A key to the success of this national programme in increasing use of off-grid energy systems has been the integrated approach to market development. This has combined policy frameworks with financial support mechanisms and customer education, which has led to growing market demand for off-grid products. It is important to note that direct subsidies from government are not seen as an effective route to a sustainable market. Despite this lack of direct financial support from the public sector, the growth of off-grid electrification (primarily through solar applications) has been substantial enough to represent a nascent commercial market. This has been stimulated by a range of supportive measures, with access to mobile banking services and customer awareness initiatives having the greatest impact. This facilitative approach has had positive results to date and certainly appears to represent a very cost-effective means to extend national electrification.
Overview of Other Country Case Studies
Authors: Mary Willcox, Dean Cooper
The Review was prepared by Mary Willcox and Dean Cooper of Practical Action Consulting working with Hadley Taylor, Silvia Cabriolu-Poddu and Christina Stuart of the EU Energy Initiative Partnership Dialogue Facility (EUEIPDF) and Michael Koeberlein and Caspar Priesemann of the Energising Development Programme (EnDev). It is based on a literature review, stakeholder consultations. The categorization framework in the review tool is based on the EUEI/PDF / Practical Action publication "Building Energy Access Markets - A Value Chain Analysis of Key Energy Market Systems".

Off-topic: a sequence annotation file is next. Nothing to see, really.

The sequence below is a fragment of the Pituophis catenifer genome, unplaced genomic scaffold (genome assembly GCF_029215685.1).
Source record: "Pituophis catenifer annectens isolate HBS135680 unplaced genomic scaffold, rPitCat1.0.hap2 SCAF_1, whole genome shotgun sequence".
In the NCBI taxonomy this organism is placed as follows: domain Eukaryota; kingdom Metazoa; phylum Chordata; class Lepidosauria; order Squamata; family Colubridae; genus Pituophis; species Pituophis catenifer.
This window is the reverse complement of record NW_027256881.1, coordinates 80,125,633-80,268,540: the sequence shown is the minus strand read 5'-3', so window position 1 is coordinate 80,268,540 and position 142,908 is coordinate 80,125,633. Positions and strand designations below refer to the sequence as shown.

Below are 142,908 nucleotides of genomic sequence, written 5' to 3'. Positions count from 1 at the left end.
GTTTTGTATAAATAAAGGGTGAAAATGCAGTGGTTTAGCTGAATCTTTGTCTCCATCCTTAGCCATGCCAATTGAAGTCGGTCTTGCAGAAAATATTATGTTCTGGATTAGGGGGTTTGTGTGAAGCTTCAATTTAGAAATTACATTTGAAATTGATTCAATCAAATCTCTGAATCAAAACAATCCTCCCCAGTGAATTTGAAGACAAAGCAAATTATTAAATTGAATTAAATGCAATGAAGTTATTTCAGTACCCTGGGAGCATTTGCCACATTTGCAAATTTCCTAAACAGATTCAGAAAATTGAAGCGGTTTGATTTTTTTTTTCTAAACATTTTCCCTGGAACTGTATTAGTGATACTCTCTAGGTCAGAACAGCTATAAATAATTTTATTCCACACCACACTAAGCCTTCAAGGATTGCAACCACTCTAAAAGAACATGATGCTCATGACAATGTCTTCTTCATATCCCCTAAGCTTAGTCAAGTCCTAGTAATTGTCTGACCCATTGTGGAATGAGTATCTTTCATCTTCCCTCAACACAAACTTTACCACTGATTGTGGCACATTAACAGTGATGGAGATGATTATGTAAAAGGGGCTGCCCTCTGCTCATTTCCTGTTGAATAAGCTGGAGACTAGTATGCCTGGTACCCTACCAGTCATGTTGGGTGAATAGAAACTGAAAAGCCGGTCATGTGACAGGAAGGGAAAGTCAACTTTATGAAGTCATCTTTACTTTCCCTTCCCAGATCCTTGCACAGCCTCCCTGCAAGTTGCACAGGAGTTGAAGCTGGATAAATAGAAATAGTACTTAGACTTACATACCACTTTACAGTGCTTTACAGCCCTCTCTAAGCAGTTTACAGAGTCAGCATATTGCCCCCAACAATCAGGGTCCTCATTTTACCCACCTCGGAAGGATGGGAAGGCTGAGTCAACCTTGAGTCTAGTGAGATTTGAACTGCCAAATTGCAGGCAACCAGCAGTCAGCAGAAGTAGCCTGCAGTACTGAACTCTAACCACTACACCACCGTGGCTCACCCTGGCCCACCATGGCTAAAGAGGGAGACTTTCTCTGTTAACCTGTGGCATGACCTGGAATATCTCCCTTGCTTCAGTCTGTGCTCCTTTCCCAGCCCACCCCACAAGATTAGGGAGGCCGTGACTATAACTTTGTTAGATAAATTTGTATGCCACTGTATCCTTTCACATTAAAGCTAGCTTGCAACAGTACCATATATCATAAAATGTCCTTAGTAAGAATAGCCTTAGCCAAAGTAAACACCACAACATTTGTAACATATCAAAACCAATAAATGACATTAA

A wider range of stakeholders were consulted during its preparation and we would particularly like to thank the following for their valuable contributions and insights:
- Jeff Felten, AfDB - Marcus Wiemann and other members, ARE - Guilherme Collares Pereira, EdP - David Otieno Ochieng, EUEI-PDF - Silvia Luisa Escudero Santos Ascarza, EUEI-PDF - Nico Peterschmidt, Inensus - John Tkacik, REEEP - Khorommbi Bongwe, South Africa: Department of Energy - Rashid Ali Abdallah, African Union Commission - Nicola Bugatti, ECREEE - Getahun Moges Kifle, Ethiopian Energy Authority - Mario Merchan Andres, EUEI-PDF - Tatjana Walter-Breidenstein, EUEI-PDF - Rebecca Symington, Mlinda Foundation - Marcel Raats, RVO.NL - Nico Tyabji, Sunfunder -